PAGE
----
Winter Olympics 2018: Russian flag decision will not overshadow closing ceremony, insist IOC

Russian athletes do not yet know if they will be allowed to march into the ceremony under their own flag after the IOC imposed a suspension following systemic doping at Sochi 2014

Tuesday 20 February 2018 08:45
comments
The Russian flag may be allowed at the Winter Olympics closing ceremony
The Russian flag may be allowed at the Winter Olympics closing ceremony

The climax of the Pyeongchang Winter Olympics on Sunday will not be overshadowed by a decision on whether or not Russian athletes can march under the Russian flag in the closing ceremony, according to the International Olympic Committee.

The Russian Olympic Committee is serving an IOC-imposed suspension following systemic doping at the 2014 Games in Sochi and athletes are competing here as part of an Olympic Athletes of Russia (OAR) team.

An implementation panel is reviewing OAR and the sanctions and will make its recommendation to the IOC's executive board on Saturday.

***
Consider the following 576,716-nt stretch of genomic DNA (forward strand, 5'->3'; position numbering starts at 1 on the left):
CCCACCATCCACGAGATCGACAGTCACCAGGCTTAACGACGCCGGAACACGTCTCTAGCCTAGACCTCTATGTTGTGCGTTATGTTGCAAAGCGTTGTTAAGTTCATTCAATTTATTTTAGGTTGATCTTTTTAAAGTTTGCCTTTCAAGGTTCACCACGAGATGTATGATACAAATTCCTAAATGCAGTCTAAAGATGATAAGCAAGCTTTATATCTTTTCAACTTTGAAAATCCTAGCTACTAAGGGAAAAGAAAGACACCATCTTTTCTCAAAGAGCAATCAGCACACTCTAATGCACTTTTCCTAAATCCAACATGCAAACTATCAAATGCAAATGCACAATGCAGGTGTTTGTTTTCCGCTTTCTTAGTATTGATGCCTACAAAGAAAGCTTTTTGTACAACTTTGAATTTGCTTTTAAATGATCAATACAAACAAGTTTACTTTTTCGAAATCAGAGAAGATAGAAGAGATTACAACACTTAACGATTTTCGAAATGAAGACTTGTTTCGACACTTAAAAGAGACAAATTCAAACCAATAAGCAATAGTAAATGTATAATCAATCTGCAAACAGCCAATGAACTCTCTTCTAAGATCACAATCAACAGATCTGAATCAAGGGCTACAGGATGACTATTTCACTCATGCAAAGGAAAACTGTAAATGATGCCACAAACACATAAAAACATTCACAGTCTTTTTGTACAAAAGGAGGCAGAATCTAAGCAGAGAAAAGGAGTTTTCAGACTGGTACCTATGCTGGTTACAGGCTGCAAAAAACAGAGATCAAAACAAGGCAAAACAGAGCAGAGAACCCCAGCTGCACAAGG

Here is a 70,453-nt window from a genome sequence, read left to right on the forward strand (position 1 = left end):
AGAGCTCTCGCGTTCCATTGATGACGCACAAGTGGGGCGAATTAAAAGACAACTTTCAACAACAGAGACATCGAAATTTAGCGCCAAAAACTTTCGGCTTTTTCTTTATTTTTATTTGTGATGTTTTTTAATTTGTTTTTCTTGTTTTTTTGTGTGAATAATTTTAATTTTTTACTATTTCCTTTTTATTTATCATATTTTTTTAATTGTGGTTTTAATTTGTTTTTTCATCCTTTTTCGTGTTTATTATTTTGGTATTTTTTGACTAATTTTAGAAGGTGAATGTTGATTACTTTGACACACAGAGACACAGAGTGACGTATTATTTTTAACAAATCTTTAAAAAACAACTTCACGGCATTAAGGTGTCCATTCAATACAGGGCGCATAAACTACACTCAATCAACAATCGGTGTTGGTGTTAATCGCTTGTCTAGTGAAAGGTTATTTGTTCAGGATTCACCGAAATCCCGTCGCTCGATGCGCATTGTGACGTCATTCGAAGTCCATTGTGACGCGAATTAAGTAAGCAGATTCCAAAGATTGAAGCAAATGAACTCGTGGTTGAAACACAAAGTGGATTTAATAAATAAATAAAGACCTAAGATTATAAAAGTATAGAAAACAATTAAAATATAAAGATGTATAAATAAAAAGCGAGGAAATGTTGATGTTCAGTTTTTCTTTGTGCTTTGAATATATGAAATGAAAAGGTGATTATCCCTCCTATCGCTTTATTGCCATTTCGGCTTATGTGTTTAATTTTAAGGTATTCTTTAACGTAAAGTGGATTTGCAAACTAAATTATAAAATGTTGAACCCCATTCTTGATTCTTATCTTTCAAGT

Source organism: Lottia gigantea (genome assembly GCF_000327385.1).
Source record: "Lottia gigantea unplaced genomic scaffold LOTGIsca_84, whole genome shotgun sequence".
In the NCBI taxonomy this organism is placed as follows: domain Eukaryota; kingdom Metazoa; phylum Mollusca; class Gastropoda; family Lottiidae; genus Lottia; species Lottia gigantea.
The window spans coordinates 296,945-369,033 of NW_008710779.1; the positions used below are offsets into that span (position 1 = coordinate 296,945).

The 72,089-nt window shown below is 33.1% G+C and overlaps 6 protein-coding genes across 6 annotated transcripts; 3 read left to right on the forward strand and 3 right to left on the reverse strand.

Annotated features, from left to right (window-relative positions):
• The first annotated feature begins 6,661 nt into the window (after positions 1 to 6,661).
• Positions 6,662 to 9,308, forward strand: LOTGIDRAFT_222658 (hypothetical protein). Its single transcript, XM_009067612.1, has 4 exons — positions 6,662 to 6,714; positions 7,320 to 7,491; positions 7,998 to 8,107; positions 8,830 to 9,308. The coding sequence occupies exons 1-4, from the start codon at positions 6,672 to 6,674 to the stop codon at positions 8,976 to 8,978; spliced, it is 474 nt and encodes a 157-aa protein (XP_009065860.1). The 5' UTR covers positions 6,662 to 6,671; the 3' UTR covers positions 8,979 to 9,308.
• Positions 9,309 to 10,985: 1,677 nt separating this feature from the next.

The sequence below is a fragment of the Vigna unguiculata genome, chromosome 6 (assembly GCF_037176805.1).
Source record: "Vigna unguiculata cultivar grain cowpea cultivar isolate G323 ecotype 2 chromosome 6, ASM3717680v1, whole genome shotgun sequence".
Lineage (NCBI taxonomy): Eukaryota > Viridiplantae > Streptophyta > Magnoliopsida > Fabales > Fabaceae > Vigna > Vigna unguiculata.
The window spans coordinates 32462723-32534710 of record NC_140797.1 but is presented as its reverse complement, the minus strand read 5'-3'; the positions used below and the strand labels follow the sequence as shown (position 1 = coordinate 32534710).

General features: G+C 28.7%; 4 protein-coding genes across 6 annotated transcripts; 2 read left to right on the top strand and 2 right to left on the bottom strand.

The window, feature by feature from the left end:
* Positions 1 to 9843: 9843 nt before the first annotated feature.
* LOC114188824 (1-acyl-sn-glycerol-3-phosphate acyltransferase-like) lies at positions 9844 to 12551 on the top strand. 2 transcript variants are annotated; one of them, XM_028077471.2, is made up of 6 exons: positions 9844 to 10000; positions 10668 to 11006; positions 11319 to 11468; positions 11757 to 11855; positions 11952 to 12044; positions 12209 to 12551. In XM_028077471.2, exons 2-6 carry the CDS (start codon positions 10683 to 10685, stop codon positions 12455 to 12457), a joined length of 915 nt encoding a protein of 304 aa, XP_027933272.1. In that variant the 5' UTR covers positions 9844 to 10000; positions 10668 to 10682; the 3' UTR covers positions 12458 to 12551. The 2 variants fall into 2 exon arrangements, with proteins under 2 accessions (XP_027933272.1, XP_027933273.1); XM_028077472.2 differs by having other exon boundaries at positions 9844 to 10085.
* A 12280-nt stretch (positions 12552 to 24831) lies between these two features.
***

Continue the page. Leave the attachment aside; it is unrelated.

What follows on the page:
And, if the OAR is ruled to have acted with the letter and spirit of the eligibility procedures, the IOC may lift the suspension on Russia ahead of the closing ceremony.

"There is no way that (decision) can overshadow the closing ceremony," IOC spokesman Mark Adams told Tuesday's daily media briefing in Pyeongchang. "I am sure it will be as moving as the opening ceremony was."

Loading....

On the timing of the IOC decision, the day before the closing ceremony, Adams added: "There has to be a process. The end of process is to look at the behaviour of the (OAR) athletes generally throughout the Games and that can only happen towards the end of the Games.

"They will look at the whether the spirit as well as the letter of the (IOC executive board) decision has been observed."

The IOC decided in December that Russian athletes who proved they were clean would be allowed to compete as neutrals in the Games, under the IOC flag and with the Olympic anthem played at any medal ceremonies they are involved in. The OAR team has 168 athletes, the third largest delegation.

However, scrutiny of Russian athletes has heightened after the Court of Arbitration for Sport announced on Monday that it had begun anti-doping proceedings against mixed curling bronze medallist Alexander Krushelnitsky.

Adams said the IOC was "in regular contact" with the OAR's chef de mission and intimated that an OAR statement was likely at some point on Tuesday.

PA

Join our new commenting forum

Join thought-provoking conversations, follow other Independent readers and see their replies

View comments